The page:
VIENNA (Reuters) - Telekom Austria (TELA.VI) got the go-ahead to buy Orange Austria’s FTE.PA discount mobile brand Yesss, paving the way for a long-awaited consolidation of Austria’s telecoms market.
The Yesss deal hinges on a 1.3 billion euro ($1.7 billion) agreement for Hutchison Whampoa 0013.HK to buy Orange Austria, which was signed in February and is likely to be approved soon by the European Commission after a prolonged investigation.
Austria’s cartel court said on Tuesday it had unconditionally approved the Yesss deal. It could still be challenged by the Austrian competition regulator, the BWB, within four weeks.
Hutchison 3G (3) said it now expected the European Commission to approve its takeover of Orange Austria, which is seen as a test case for consolidation elsewhere in Europe. The commission has until Dec 21 to make up its mind.
Telekom Austria, which slashed its dividend in September to ward off a cash crunch, will pay 390 million euros for Yesss, a high price for the 740,000 mobile customers it will gain, but one it judged worth paying to help consolidation.
Shares in the company fell 2.07 percent to 5.16 euros by 0803 EDT, underperforming a 0.59 percent weaker European telecoms index .SXKP.
“The cash and the leverage situation are more serious for Telekom Austria than market repair,” said Andrew Hogley, telecoms analyst at Espirito Santo.
“The damage has been done in the Austrian market and even with consolidation EBITDA is going to fall a long way next year,” he said. “If the deal had been blocked you could also have argued it was a small positive.”
The Austrian cartel court said it was not concerned that the deal would raise Telekom Austria’s market share to 47 percent from 45 percent now.
“Telekom would still not be considered market dominant after the merger, because it would not currently obtain a pre-eminent market position in this highly competitive market,” it said.
Austria is seen as a test case for other European countries where investment bankers and operators are also hoping for a reduction from four to three carriers to ease price competition, including Italy, Spain and Denmark.
The Commission briefed national competition regulators on the Hutchison-Orange deal on Tuesday, in a sign that it had decided to approve it.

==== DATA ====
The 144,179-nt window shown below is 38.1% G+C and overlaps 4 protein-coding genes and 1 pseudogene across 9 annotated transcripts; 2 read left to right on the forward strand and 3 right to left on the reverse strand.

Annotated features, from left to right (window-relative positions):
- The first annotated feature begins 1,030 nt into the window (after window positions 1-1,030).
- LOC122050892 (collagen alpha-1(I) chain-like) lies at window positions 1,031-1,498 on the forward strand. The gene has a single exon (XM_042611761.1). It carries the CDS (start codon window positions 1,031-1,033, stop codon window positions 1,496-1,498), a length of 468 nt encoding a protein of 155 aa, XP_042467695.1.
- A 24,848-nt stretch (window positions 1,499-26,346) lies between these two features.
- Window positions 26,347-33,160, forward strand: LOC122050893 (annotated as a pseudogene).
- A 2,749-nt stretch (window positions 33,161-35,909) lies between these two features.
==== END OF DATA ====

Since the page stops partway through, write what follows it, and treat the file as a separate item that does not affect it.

Austria has Europe’s cheapest all-inclusive mobile deals, starting at 7 euros a month with no strings attached, and its four operators fight over a population of just 8 million, one-tenth of that of Germany, which has the same number of carriers.
The Commission’s decision to carry out an in-depth investigation of the planned merger of the country’s two smallest operators raised eyebrows, and is widely believed to have been motivated by concerns it would be seen as a precedent.
Even combined, Hutchison and Orange would have only 24 percent of the market, behind Telekom Austria, and T-Mobile (DTEGn.DE) with about 30 percent.
While Austria differs from its neighbors because of its small size and highly competitive prices, implications for other European markets should not be ruled out, telecoms analysts at BNP Exane Paribas wrote in a note last week.
“We believe that politicians in Europe, both at the EU and at the national levels, have increasingly come to the conclusion that Europe needs more investment in telecom networks, both fixed (fiber) and mobile (4G) - or it risks seriously lagging other regions in the world in terms of super-fast broadband, particularly compared to the US,” they wrote a note last week.
“The green light for some limited in-market consolidation deals could create a better environment for operators to accelerate investment.”
Additional reporting by Michael Shields; Editing by Hans-Juergen Peters